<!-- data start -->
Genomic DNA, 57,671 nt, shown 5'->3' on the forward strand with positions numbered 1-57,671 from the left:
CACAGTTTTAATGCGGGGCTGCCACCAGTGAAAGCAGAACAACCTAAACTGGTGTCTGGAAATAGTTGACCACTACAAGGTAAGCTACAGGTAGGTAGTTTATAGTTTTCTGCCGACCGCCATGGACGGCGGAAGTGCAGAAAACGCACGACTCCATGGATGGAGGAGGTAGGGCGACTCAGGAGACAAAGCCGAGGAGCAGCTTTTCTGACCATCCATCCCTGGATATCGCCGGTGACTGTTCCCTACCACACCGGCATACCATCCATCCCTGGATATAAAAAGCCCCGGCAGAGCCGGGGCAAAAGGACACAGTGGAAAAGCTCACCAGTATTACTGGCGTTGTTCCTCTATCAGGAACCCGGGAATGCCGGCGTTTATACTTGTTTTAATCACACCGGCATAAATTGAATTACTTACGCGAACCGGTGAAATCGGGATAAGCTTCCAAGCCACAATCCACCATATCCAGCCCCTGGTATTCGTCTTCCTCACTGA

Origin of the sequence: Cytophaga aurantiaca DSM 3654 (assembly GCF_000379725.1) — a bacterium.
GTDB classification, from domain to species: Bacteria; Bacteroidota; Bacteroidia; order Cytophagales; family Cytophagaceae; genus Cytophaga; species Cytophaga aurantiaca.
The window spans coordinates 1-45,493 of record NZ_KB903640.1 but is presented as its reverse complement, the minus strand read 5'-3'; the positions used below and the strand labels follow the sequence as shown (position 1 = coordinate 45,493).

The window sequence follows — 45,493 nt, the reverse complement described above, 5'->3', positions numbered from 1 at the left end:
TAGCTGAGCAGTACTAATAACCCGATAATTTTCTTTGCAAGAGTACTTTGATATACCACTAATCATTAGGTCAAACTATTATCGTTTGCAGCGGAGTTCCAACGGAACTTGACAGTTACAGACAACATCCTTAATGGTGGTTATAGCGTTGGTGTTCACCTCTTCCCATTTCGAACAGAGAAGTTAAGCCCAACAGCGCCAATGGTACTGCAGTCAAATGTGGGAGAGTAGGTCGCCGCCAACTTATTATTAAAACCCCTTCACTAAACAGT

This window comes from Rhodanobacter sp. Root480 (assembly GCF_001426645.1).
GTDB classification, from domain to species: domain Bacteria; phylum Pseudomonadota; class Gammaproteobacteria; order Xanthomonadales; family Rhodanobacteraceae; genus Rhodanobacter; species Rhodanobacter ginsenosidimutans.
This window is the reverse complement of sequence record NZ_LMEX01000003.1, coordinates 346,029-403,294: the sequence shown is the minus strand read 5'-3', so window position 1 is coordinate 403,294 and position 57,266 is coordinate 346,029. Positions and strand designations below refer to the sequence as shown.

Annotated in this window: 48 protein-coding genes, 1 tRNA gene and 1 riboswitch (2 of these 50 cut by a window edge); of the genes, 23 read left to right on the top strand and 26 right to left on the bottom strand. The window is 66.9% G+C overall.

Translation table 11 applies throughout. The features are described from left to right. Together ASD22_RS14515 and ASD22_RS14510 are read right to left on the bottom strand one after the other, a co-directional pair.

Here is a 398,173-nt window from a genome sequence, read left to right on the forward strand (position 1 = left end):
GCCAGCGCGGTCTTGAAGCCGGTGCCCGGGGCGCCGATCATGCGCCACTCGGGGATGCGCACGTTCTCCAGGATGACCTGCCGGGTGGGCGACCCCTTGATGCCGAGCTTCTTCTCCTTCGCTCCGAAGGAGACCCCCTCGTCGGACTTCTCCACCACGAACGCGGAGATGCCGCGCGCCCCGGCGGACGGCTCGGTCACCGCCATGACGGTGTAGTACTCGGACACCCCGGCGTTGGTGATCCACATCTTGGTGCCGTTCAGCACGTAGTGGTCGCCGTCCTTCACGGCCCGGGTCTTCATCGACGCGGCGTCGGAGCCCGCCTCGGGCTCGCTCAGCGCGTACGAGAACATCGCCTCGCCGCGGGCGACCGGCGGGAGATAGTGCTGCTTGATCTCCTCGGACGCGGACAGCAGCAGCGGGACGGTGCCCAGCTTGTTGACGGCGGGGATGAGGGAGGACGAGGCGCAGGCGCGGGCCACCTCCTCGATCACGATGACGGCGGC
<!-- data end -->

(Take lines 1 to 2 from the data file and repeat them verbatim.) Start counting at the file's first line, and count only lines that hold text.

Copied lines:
Genomic DNA, 57,671 nt, shown 5'->3' on the forward strand with positions numbered 1-57,671 from the left:
CACAGTTTTAATGCGGGGCTGCCACCAGTGAAAGCAGAACAACCTAAACTGGTGTCTGGAAATAGTTGACCACTACAAGGTAAGCTACAGGTAGGTAGTTTATAGTTTTCTGCCGACCGCCATGGACGGCGGAAGTGCAGAAAACGCACGACTCCATGGATGGAGGAGGTAGGGCGACTCAGGAGACAAAGCCGAGGAGCAGCTTTTCTGACCATCCATCCCTGGATATCGCCGGTGACTGTTCCCTACCACACCGGCATACCATCCATCCCTGGATATAAAAAGCCCCGGCAGAGCCGGGGCAAAAGGACACAGTGGAAAAGCTCACCAGTATTACTGGCGTTGTTCCTCTATCAGGAACCCGGGAATGCCGGCGTTTATACTTGTTTTAATCACACCGGCATAAATTGAATTACTTACGCGAACCGGTGAAATCGGGATAAGCTTCCAAGCCACAATCCACCATATCCAGCCCCTGGTATTCGTCTTCCTCACTGA